Election Day in Nevada — which saw some polls remain open nearly three hours after they were scheduled to close to accommodate the throngs of voters in line — proved that 2018 was no typical midterm year.
Turnout this year actually looked more like a presidential year than it did a midterm, with just over 62 percent of registered voters showing up to the polls on Election Day or during early voting or casting their ballots by mail and more than double the number of voters who turned out during the last midterm.
But, unlike 2014, Nevada had a competitive governor’s race and a neck-and-neck Senate race this cycle, attracting more attention and greater investment in get-out-the-vote efforts. There was also the Trump factor: The president’s style has inspired both ardent devotion and repulsion, stirring people to vote.
A national exit poll conducted of voters leaving the polls found that 34 percent of Nevada voters cast a ballot to show support for the president, while 38 percent did so to oppose him. The same survey illustrated the country’s increasing polarization, with 77 percent of respondents nationwide saying America is becoming more politically divided and only 8 percent saying it’s becoming more unified.
The percentage of voters who turned out to the polls in Nevada was still lower than the 76.7 percent of voters who showed up in 2016 to cast their ballots in favor of then-candidate Trump or former Secretary of State Hillary Clinton. But it was far and above the meager 45.6 percent voter turnout in the 2014 midterm, which featured no Senate race and an uncompetitive governor’s race in which the Democrats didn’t even bother recruiting a candidate to challenge incumbent Republican Brian Sandoval.
Indications that this year would be unlike 2014 began with early voting, in which more than 554,000 voters cast ballots compared to the 267,000 who chose to do so in the 2014 midterm election. In percentages, about 35.5 percent of active registered voters cast a ballot during early vote this year compared to only about 22 percent four years ago.
But the high numbers of voters carried through to Election Day with nearly 334,000 people — about 21.4 percent of active registered voters — showing up to the polls this year compared to only 244,305, or about 20.2 percent, in 2014. Those high numbers of Election Day votes created long lines at polling locations across the state and delayed Nevada election results, keeping the state gray on maps showing swaths of red and blue elsewhere.
Early voting remains Nevadans’ preferred method of casting a ballot, although waiting for Election Day is also a popular option, as evidenced by the lines.
In Southern Nevada, the long lines may also have been in part a byproduct of Clark County’s move away from assigned precincts on Election Day and toward vote centers, polling locations where anyone in the county can go to cast his or her ballot. Clark County Registrar of Voters Joe Gloria has said his department would analyze the turnout data at each location to help prepare for future elections.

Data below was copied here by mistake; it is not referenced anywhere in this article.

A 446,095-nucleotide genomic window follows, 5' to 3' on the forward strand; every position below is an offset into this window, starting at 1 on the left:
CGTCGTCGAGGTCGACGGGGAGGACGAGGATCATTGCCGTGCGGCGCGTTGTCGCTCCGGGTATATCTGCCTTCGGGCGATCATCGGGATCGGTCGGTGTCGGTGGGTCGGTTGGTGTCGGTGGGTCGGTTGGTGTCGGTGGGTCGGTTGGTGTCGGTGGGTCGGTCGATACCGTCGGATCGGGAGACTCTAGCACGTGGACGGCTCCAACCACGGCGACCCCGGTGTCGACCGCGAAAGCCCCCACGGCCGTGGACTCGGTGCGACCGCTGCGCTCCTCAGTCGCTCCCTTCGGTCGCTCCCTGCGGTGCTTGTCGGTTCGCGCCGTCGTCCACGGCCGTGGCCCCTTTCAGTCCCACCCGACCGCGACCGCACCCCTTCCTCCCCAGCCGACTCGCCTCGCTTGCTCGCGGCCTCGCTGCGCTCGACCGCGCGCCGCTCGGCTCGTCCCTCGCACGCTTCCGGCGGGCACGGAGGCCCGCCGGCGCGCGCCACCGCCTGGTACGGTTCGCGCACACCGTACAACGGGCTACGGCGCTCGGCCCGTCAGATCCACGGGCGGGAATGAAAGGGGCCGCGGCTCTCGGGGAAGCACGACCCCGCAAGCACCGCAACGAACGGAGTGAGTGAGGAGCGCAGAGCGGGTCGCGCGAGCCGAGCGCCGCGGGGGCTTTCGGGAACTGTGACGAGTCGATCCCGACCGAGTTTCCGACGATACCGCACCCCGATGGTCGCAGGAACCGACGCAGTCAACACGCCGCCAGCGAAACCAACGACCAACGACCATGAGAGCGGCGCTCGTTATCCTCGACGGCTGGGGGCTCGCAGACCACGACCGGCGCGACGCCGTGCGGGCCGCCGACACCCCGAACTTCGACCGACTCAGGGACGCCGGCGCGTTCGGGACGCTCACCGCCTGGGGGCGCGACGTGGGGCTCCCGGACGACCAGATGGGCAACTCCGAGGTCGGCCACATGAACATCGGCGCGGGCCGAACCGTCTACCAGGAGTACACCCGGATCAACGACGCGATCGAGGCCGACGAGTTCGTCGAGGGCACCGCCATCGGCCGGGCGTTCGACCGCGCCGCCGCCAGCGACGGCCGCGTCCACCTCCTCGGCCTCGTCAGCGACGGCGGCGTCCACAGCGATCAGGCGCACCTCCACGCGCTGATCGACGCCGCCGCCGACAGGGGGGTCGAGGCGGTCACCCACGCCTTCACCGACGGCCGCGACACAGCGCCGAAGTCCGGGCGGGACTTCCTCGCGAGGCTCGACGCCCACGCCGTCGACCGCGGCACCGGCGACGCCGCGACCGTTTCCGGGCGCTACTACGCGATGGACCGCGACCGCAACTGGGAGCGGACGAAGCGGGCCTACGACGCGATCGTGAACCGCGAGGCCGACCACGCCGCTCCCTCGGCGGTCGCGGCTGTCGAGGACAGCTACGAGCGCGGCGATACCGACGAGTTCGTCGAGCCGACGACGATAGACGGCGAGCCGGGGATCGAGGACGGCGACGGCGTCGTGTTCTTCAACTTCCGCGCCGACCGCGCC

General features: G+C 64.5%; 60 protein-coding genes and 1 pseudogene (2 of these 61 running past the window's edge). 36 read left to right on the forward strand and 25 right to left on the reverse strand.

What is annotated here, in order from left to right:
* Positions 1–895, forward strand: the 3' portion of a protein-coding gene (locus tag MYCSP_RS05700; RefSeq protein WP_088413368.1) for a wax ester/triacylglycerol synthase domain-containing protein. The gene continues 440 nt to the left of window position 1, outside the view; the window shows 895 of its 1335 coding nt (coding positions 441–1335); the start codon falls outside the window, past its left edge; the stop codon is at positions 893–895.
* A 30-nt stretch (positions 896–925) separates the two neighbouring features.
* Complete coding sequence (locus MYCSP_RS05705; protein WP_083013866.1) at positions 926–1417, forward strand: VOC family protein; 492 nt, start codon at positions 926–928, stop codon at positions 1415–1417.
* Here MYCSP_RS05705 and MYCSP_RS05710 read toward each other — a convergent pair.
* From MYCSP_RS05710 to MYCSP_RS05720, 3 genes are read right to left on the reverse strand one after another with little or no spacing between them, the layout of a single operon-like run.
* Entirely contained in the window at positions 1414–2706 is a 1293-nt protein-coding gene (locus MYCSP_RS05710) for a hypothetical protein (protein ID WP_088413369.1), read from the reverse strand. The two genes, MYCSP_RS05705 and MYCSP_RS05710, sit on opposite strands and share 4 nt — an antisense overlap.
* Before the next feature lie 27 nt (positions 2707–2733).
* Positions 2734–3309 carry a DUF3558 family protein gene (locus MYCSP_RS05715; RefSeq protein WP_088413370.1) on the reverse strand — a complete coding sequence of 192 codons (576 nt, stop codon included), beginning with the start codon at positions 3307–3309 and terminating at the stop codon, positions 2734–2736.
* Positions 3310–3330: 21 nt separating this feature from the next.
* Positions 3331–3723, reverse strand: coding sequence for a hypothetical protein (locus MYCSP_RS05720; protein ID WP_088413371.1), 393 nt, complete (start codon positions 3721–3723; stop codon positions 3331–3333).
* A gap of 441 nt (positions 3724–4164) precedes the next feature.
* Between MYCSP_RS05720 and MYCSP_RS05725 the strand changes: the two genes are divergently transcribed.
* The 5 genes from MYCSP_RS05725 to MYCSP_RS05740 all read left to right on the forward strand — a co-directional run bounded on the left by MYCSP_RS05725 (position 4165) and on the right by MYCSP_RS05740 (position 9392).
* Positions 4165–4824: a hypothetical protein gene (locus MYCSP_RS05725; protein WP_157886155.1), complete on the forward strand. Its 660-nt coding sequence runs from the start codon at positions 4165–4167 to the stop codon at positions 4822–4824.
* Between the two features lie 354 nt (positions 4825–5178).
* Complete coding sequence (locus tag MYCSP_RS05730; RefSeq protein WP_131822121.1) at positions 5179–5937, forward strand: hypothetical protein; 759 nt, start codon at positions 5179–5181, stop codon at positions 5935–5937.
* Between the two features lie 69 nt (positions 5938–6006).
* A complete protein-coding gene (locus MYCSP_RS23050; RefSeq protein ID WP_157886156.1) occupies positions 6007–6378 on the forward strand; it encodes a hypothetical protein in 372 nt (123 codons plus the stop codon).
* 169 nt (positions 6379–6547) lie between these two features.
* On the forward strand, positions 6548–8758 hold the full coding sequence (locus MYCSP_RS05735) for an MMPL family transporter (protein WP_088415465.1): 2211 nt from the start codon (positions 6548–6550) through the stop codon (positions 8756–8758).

Groups tracking the voting patterns of young adults — one of the most difficult groups to drive to the polls — estimate turnout among Nevada registered voters ages 18 to 29 was 19 percent. That’s more than double the turnout in 2014, which was 8.3 percent.
They also point to an increase in turnout at on-campus polling places as evidence that youth were more energized this year than in the 2014 midterm.
Turnout at a youth-heavy precinct that includes UNLV rose from 18 percent in 2014 to 23 percent this year, while turnout at a precinct that includes UNR rose from 13 percent to 26 percent from last midterm to this one, according to data from NextGen America. The progressive group focuses on young voters, even supplying limo rides to the polls on Election Day at UNR and UNLV.
Young voters were twice as likely to support Democratic Senate candidate Jacky Rosen and Democratic gubernatorial candidate Steve Sisolak over their Republican opponents, according to an analysis by the group CIRCLE.
Although exact demographics are hard to pinpoint, the national exit poll found that 62 percent of Nevada voters were white and 38 percent were non-white, including 18 percent who were Latino. Information from the progressive data firm Catalyst shows that statewide, the number of absentee and early ballots cast by Latino voters in the 2018 general election was almost triple the number in 2014.
Voting by County
As the state’s main population centers, Clark and Washoe counties stole most of the attention when election results rolled in Tuesday night. But voter participation in the Las Vegas area fell short compared to the state’s rural counties and Reno.
Eureka County boasted the largest turnout rate, with three-fourths of active registered voters casting ballots. Ten counties, including Washoe, had turnout rates that were roughly 70 percent or higher.
The final in-person vote cast on Election Day occurred sometime after 9 p.m. at Cold Springs Middle School, a polling location in Reno’s northwest metro area.
Washoe County Registrar of Voters, Deanna Spikula, said the midterm turnout in the Reno area far exceeded the 55 percent to 65 percent rate her department expected based on previous elections. Washoe County logged a 70.1 percent turnout rate.
“Over 70 percent turnout is just an incredible midterm for us,” she said.
Clark County’s turnout rate reached 59 percent. But it was Lyon County that posted the smallest turnout rate, with 58 percent of active registered casting ballots in this election.
Update: This story was corrected at 7:35 a.m on Nov. 19 to indicate that the last in-person vote was cast at Cold Springs Middle School, not Cold Creek Middle School.